I could agree with you on the first three, but not on the latter two. For the colorants one could say that they don't serve a real purpose (so why take the risk), but I'd say food preservatives have made food a whole lot safer by preventing spoilage of otherwise perishable products.

Comment Re:All you negative people... (Score 1) 68

"[Grains] are difficult for all to digest, have poor protein profiles, have toxic proteins, and mess with hormone balance (insulin in particular). They require complex preparation to make them non-toxic, such as soaking or cooking for extended periods. "

Can you provide pointers to scientific research that supports these statements? The only one that makes some sense is the first one, but then, most foods are difficult (for humans) to digest when raw; are you proposing to eat only fruits, milk, and raw meat?

Comment Re:Grammar editors like me got scared off Wikipedi (Score 1) 285

"was immediately reverted with "didn't cite sources" " - Could you provide a link to the diff? One problem could be a lacking edit summary in combination with extensive rearranging of text. In such cases, it is difficult for an other editor to see what changed by looking at the diff. If the edit comes from an anonymous IP address and does not have an edit summary, a hurried editor could misunderstand your intentions.

Comment Re:Sometimes it saves money and frustration (Score 1) 851

I tried Dvorak on my htc Android phone, but I didn't feel that it served much of a purpose when not touch typing. But more importantly, there was no text prediction nor support for long-press special characters like in the native htc keyboard.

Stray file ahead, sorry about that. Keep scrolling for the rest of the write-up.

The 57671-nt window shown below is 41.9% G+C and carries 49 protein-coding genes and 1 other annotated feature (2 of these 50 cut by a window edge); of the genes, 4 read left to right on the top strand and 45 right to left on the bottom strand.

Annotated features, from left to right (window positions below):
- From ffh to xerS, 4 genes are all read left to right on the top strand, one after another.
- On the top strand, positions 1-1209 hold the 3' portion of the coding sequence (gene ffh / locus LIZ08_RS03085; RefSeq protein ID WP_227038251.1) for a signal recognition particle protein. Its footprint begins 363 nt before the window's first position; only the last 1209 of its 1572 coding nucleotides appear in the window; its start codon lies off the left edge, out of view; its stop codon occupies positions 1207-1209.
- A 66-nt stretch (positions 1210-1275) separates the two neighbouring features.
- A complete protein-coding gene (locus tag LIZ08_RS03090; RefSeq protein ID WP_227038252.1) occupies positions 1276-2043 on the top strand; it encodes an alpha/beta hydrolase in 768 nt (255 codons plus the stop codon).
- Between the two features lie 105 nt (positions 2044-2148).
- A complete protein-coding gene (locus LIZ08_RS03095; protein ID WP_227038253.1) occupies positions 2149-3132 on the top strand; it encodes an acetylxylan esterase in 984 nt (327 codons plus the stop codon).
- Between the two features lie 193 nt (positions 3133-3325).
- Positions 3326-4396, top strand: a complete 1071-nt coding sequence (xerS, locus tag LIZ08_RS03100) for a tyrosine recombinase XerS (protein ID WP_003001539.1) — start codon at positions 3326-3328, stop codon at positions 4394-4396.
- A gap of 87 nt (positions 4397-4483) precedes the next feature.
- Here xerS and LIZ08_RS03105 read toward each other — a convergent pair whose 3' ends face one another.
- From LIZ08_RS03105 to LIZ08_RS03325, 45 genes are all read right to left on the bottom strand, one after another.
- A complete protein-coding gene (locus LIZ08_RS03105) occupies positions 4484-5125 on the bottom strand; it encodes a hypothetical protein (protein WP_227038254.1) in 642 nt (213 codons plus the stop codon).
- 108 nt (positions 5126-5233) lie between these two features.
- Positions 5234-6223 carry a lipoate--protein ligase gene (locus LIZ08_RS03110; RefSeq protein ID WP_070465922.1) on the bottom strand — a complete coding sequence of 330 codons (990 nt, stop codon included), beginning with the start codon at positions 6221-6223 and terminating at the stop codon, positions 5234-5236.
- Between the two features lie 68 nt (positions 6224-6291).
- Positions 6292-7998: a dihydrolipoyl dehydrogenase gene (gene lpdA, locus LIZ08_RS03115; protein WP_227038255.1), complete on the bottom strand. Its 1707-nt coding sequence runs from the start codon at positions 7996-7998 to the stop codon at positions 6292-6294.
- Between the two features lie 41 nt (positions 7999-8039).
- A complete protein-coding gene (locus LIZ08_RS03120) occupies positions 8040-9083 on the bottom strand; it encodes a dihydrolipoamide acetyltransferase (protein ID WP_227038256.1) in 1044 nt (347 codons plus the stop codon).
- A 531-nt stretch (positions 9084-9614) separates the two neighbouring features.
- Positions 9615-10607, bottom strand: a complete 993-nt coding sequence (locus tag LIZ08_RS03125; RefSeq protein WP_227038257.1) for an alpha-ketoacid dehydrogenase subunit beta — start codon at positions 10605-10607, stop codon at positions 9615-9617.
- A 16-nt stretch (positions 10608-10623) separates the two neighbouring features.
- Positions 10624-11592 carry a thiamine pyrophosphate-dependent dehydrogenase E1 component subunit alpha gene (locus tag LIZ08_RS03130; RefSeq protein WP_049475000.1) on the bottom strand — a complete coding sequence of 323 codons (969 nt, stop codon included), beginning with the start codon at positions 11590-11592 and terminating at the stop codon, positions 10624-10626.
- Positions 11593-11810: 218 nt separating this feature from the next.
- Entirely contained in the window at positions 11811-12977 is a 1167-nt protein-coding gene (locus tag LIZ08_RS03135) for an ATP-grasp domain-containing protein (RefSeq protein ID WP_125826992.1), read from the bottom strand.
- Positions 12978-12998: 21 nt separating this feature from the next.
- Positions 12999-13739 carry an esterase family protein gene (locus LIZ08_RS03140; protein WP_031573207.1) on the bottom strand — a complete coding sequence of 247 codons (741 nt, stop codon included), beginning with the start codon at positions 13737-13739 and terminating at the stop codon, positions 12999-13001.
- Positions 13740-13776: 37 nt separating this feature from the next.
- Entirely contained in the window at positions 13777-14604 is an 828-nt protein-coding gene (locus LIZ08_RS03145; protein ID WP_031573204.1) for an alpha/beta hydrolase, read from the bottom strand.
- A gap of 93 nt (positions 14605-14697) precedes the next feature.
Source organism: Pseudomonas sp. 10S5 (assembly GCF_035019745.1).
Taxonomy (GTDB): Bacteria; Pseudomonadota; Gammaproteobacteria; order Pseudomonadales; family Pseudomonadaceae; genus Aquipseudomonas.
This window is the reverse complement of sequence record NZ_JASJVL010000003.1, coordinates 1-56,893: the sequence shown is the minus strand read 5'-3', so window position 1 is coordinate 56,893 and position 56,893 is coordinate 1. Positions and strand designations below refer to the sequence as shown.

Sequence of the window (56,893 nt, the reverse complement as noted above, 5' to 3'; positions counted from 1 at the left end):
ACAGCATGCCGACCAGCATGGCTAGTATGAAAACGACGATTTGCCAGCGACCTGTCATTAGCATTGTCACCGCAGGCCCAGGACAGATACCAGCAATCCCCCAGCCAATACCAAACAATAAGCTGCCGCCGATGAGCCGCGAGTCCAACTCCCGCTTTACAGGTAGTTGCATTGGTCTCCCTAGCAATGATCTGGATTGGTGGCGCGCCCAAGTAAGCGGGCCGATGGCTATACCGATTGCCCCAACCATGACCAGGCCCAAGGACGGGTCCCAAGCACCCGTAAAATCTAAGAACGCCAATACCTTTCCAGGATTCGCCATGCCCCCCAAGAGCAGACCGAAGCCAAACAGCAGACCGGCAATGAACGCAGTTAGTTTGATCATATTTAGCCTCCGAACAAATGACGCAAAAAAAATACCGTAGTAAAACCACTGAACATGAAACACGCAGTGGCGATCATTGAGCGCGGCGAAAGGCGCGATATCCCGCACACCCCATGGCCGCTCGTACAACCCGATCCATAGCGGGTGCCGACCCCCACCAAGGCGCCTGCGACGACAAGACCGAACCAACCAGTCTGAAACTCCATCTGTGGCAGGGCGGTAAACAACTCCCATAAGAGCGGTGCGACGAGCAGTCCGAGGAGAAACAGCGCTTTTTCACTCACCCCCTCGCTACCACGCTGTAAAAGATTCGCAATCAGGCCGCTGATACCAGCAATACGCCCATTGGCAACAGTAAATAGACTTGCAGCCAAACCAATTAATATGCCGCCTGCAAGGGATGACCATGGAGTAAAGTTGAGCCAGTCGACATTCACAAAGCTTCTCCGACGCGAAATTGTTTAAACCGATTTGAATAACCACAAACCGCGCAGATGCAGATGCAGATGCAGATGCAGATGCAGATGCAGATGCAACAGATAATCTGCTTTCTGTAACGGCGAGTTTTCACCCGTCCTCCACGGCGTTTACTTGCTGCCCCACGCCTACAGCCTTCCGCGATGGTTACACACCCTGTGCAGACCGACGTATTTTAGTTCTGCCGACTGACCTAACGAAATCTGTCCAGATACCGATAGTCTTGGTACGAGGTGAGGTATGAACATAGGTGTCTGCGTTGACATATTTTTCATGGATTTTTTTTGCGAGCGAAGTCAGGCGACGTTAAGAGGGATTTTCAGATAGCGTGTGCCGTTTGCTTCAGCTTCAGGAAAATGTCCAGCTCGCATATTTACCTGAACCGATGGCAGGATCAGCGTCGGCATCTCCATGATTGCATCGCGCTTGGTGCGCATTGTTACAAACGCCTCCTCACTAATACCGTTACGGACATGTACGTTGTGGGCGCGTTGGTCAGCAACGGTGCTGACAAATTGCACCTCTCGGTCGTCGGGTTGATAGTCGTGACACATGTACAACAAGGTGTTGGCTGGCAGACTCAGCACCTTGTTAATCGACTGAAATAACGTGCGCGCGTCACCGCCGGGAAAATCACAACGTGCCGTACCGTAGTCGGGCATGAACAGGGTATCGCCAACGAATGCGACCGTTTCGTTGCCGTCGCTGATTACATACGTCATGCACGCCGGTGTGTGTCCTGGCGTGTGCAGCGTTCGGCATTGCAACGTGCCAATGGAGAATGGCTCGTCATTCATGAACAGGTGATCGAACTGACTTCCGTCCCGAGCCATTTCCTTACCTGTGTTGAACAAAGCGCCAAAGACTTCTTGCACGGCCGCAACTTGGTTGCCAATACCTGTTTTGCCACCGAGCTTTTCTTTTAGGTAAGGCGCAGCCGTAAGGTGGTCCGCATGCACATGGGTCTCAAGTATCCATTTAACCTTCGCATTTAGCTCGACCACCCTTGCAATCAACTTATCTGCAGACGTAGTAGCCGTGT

(posting this from my phone, via Avantslash to make slashdot smartphone-friendly)

Comment Re:This is nothing new... (Score 1) 78

No, it's the work done by the prop that heats up the air. Any heating up near the walls is balanced by cooling down elsewhere in the tunnel. The interesting thing about friction heat in a gas pipe is that a temperature increase causes the gas to expand, which costs exactly the same amount of energy as you put in. The net effect is that the gas expands along the pipe without a net increase in temperature.

Comment Re:1,382 degrees F (Score 1) 132

Would layering this stuff between air gaps suck in more heat than you lose in temperatures that cold?

Unfortunately not; such a hypothetical material would allow you to create a temperature difference out of nothing. The best way to limit radiative heat transfer is by having two reflective surfaces, such as aluminum foil. In addition to that, you need to prevent heat transfer due to air convection. That's why thermostat flasks are vacuum and shiny on the inside.

Comment Re:What kind of problems does it create for pilots (Score 1) 379

I believe that the risks are a bit exaggerated. Yes, the laser beam is quite bright, even at long distances, but at a kilometer, the spot is about a meter in diameter for a laser with a cheap lens. At 1 mW power, that is about 100 nanowatt entering the eye, an amount similar to looking at the laser spot on a white surface from half a meter distance. Hardly something that will blind you, even at night.

Moreover, keeping the spot steady on a target, moving or not, is impossible with a hand-held laser. That will reduce the time-averaged power by another factor 20 or so.

I have pointed class-2 laser pointers at my own eyes plenty of times, half a second at a time. Both green and red lasers. It's really no big deal. Class 2 is, by definition, not harmful for exposures less than 0.25 seconds.

That said, I can understand that they don't want people to point lasers at planes. It's a matter of time before someone does it with a tripod-mounted class 3a laser (or even a 500 mW class 3b laser as was featured on /. a few months ago), in green or blue color (more blinding effect for a dark-adapted eye), which is definitely dangerous. This way, they raise public awareness that intentionally trying to hinder aircraft pilots, succesful or not, is unacceptable.